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Florida v. Department of Health & Human Services (11th Cir.)
As the Supreme Court considers the constitutionality of the Patient Protection and Affordable Care Act, CAC represents more than 500 State legislators from every one of the fifty States, Puerto Rico, and the District of Columbia, who believe the Act is constitutional and respects constitutional principles of federalism. CAC has filed briefs on behalf of these elected state leaders on the constitutionality of the Act’s minimum coverage provision and the Act’s expansion of Medicaid.
The case before the Supreme Court was brought by a group of conservative state Attorneys General and Governors to challenge the historic health care reform law enacted in 2010. The group of elected state leaders represented by CAC stands in opposition to the efforts of their own state’s Attorney General or Governor to overturn health care reform in the courts. All of these state legislators believe the health care reform law is constitutional and is good for their States and constituents, and they are working hard in their states to implement the Act in a timely and effective manner.
As CAC’s brief on the minimum coverage provision, in particular, shows, the Constitution creates a vibrant system of federalism that gives broad power to the federal government to act in circumstances in which a national solution is necessary or preferable, while reserving a significant role for the States to craft innovative policy solutions that showcase the diversity of America’s people, places, and ideas. Far from violating state sovereignty or the principles of federalism in our Constitution, the health care reform law respects the federal-state partnership and builds upon it. Congress was acting within its constitutionally delegated powers when it enacted the minimum coverage provision as part of national health care reform.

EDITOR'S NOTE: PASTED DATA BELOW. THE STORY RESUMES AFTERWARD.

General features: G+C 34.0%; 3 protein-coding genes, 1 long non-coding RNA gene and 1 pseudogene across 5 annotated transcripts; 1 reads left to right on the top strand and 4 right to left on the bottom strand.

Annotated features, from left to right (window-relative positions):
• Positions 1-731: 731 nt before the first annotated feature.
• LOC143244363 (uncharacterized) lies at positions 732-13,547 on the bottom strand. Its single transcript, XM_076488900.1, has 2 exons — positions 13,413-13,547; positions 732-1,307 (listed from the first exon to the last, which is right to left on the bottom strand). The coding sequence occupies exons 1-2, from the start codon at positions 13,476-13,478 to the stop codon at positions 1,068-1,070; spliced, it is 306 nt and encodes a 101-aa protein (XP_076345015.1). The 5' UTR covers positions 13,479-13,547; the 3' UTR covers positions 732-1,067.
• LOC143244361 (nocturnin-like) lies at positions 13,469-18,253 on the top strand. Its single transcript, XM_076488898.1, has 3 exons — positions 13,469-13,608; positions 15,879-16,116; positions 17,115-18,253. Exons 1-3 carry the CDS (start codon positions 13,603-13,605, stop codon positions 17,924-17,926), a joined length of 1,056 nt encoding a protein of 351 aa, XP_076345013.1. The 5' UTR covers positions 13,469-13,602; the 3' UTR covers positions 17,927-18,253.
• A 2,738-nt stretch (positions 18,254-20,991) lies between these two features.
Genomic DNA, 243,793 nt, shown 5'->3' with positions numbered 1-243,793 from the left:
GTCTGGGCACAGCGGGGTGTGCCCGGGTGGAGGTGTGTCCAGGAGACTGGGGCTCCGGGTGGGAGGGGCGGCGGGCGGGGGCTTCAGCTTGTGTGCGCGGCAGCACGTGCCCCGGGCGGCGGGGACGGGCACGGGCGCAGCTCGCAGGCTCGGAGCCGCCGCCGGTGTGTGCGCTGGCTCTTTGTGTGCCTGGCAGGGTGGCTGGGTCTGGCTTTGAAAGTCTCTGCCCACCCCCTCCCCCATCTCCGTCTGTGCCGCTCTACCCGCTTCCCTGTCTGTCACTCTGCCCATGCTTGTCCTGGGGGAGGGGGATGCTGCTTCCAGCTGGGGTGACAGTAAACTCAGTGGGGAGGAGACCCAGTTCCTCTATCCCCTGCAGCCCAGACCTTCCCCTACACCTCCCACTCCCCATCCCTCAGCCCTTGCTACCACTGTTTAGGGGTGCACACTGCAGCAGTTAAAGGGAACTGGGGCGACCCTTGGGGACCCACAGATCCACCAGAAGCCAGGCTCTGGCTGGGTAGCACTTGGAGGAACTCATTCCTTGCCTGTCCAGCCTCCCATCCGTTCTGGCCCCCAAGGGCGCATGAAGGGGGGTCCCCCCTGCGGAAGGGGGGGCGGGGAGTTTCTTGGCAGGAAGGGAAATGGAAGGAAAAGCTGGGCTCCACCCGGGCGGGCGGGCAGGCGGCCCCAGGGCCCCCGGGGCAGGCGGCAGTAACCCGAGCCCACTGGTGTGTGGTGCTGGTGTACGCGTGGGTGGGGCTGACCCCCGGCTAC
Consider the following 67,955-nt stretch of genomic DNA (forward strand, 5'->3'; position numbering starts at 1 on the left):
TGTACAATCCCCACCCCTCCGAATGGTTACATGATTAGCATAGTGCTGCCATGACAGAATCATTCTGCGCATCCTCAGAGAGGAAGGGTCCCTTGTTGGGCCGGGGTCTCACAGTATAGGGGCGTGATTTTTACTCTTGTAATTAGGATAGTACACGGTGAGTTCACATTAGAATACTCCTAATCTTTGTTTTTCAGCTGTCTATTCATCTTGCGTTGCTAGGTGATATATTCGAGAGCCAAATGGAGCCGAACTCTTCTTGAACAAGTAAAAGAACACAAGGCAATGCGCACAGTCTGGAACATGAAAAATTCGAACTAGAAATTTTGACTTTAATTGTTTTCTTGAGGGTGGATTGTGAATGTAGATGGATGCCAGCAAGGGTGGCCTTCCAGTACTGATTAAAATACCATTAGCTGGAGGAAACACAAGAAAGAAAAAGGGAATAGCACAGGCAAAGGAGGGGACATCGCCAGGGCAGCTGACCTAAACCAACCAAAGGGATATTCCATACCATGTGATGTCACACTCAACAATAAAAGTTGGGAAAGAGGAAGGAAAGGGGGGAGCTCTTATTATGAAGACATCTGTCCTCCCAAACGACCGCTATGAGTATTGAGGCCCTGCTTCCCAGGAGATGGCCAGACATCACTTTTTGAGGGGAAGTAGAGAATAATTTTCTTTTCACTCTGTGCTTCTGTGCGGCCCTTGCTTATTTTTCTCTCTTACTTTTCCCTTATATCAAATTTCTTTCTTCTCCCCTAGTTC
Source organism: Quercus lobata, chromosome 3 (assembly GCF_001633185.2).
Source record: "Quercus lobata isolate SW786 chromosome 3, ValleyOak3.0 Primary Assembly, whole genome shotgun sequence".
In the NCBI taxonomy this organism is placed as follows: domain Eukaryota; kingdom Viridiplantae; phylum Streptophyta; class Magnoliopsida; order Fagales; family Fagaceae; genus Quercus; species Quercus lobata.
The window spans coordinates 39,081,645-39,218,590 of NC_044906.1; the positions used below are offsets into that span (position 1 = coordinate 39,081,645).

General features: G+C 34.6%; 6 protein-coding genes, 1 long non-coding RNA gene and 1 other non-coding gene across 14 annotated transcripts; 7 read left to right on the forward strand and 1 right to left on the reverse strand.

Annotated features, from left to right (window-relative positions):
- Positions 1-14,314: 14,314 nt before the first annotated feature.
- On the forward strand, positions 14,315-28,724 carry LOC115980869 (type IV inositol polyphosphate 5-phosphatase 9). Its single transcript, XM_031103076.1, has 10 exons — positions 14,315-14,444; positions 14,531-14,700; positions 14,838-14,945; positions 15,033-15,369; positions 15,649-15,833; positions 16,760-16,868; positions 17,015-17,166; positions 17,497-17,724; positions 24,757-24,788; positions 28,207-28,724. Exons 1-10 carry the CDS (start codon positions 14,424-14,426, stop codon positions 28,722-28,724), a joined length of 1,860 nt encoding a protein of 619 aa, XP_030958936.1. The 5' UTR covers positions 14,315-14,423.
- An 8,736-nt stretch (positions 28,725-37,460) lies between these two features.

As CAC’s brief on the Act’s Medicaid expansion [LINK to today’s brief] demonstrates, the conservative state Attorneys General and their allies’ constitutional claims that they are “coerced” into participating in the federal-State Medicaid program—which helps the Act achieve expanded coverage, lower costs, and health insurance security for millions of Americans—are groundless. States cannot be “coerced” or “commandeered” into complying with the new Medicaid requirements for the simple reason that Medicaid is and always has been a wholly voluntary partnership. States are free to opt out and create their own state alternative at any time, but may not use the courts to craft a law that is more to their liking.
The Supreme Court will hear oral argument on the constitutional challenges to health care reform March 26-28, 2012. To see CAC's involvement in this case's lower court history, click here.